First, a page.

Jascha Heifetz

Jascha Heifetz (1901-1987) was widely acknowledged as the greatest violinist of the 20th century. Critics repeatedly voiced agreement that the "satin tones" of his music approached perfection in both expression and intonation.

With a delicately controlled vibrato and inspired musical interpretations, Jascha Heifetz attracted audiences in numbers rarely seen before or since. He first created an international stir when he toured Europe during his early adolescence. By the age of 16 he had performed a solo concert at Carnegie Hall. Although scores of recordings remain as a testament to his great talent, his death in Los Angeles, at the age of 86, left the world of music in mourning over the loss of his "silken bow."


A Prodigy at Three

Jascha Heifetz was born in the Lithuanian capital of Vilna (Vilnius) on February 2, 1901. He was one of three children—and the only son—of Ruvin (Rubin) and Anna Heifetz. Ruvin Heifetz, a violinist and concertmaster of the Vilna Symphony Orchestra, introduced his son to the violin at the age of three. Within a year, young Heifetz had learned seven different finger positions and was able to play the Kayser etudes, an advanced series of exercises. His parents sent him to the Royal School of Music where he studied under Ilya Davidovitch Malkin and completed the conservatory program within three years. Picture perfect in a blue velvet Lord Fauntelroy suit, replete with lace collar and cuffs, Heifetz performed in concert repeatedly, from the age of five years old. After some persuasion, he obtained an audition with the esteemed violinist, Leopold Auer. Despite his initial reluctance to hear Heifetz, Auer acknowledged the boy's genius and accepted Heifetz as a private student. Following a significant performance in St. Petersburg under Auer's direction, Heifetz went on to perform in Germany with the Berlin Philharmonic in 1911. He then toured Europe and, by the age of 12, his reputation as a prodigy preceded him. On one occasion, when the adolescent Heifetz was on tour in Berlin, he had the honor to meet one of his contemporaries, violinist Fritz Kreisler. Kreisler had heard of Heifetz and insisted that the boy play for him. Heifetz obliged and the impromptu performance solicited Kreisler's highly publicized comment that he and his colleagues (violinists) might as well, "all now break our violins across our knees."

When Heifetz first performed for an American audience at Carnegie Hall in 1916, critics applauded the unparalleled talent of the 16-year-old genius. Many years later, Harold C. Schonberg, music critic for the New York Times, cited Heifetz's playing: "its silken tone, technical perfection, regard for the composers' slightest markings, aristocratic spirit; its lyricism was intense, and the elegance and purity of phrasing, always remarkable." Schonberg stated further that, "Most of these characteristics were already evident at Mr. Heifetz's New York debut [in 1916]."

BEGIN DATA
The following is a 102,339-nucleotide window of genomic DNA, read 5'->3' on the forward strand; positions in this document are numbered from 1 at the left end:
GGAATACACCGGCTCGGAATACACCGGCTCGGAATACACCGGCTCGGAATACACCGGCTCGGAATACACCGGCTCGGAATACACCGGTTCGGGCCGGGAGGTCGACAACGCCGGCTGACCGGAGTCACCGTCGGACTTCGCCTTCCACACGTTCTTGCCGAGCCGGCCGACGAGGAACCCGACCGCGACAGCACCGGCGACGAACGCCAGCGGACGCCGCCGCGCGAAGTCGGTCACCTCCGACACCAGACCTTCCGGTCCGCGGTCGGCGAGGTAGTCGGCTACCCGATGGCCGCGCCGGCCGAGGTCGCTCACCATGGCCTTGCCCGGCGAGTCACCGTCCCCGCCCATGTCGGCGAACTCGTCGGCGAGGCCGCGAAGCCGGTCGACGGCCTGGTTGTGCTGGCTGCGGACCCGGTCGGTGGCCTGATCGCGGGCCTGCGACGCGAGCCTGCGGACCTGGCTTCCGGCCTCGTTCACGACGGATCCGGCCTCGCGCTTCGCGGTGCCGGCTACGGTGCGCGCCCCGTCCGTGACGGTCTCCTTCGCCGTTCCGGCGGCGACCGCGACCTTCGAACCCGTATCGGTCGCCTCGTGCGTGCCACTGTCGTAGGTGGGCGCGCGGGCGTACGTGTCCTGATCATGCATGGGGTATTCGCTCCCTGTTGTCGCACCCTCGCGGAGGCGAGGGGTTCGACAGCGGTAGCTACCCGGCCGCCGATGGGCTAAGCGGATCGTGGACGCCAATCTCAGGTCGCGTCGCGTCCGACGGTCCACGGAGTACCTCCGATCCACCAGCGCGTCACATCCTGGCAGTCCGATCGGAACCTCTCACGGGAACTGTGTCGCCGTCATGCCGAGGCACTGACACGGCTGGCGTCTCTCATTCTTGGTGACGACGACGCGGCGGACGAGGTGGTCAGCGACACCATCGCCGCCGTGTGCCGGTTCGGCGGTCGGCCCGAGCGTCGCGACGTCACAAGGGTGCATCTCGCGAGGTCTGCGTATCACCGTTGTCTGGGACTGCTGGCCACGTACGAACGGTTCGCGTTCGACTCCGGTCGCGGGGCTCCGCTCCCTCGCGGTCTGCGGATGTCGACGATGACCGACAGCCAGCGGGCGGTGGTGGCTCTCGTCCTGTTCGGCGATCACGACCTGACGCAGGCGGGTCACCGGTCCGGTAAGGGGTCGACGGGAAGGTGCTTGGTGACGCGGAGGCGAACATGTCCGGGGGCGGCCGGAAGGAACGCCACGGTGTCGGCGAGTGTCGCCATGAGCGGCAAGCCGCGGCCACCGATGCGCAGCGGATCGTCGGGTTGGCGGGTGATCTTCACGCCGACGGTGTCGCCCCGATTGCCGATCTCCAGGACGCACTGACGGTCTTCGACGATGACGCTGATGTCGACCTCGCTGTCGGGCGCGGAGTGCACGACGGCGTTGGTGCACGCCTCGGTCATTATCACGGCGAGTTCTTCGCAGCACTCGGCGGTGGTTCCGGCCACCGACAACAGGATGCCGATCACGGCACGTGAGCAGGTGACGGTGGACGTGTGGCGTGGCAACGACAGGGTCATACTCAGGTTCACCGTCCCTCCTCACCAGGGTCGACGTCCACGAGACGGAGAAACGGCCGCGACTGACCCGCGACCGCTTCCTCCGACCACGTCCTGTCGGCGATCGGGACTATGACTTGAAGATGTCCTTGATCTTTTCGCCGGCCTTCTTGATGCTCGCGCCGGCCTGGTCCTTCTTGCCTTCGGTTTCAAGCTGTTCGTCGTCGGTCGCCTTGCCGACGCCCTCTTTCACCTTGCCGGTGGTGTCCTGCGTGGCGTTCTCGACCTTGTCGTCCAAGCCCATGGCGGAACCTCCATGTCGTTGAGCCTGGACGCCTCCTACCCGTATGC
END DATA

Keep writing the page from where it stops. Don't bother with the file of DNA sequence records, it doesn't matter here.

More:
In 1920, Heifetz toured much of the world. He traveled even to remote areas of the South Pacific where a violin was never seen before. Overall, he traveled two million miles during the peak of his young career. He habitually performed to sell-out crowds. In 1922, when he returned to Carnegie Hall for a series of four concerts, a melee ensued among would-be spectators who were unable to obtain tickets for the sold-out performances. They attempted to force their way into the auditorium, and the New York City police were summoned to quell the uproar.

Heifetz performed with a Tononi violin until an appreciative admirer loaned him a Stradivarius. He was honored to use the instrument and, in 1937, purchased it outright. Later in his career he purchased a 1742 Guarnerius del Gesu violin that once belonged to Ferdinand David, the 19th century virtuoso and concertmaster of the Leipzig Gewandhaus. The David Guarnerius, as the violin was known, at one time belonged to another great violinist, Wilhelmj. Heifetz habitually carried a double violin case in which he stored both the Guarnerius and the Stradivarius. He kept his violin case very near to him at virtually all times. Heifetz also kept more than one-half dozen bows-including a prized Kittel bow that he received as a gift from Auer.


Approached "Spiritual Ecstasy"

Heifetz performed impeccably and, according to Dr. Herbert R. Axelrod, his playing "established a completely new set of standards for violin playing." Second only to Heifetz's reputation for perfection, was his reputation as a stoic. During a performance he was rarely seen to smile or reveal any emotion. Heifetz learned such behavior from his father, who taught that the violin, when played properly, could express all the emotion of the music. Facial expressions and other mannerisms were superfluous to a competent violinist, or so Ruvin Heifetz instructed. Audiences marveled at Heifetz's ability to remain motionless during a performance, except for the exaggerated ebb of his bow arm and the delicate glide of his fingers on the strings. Even his vibrato technique was controlled and contained. He accomplished this feat without visible movement of his arm or wrist, employing only a subtle movement of his fingers to produce incomparably smooth tones. Even in his rare cinema appearances, Heifetz emoted only through his instrument and rarely flinched. In time, film directors of his day came to accept that Heifetz was not an actor but was indeed the world's greatest violinist.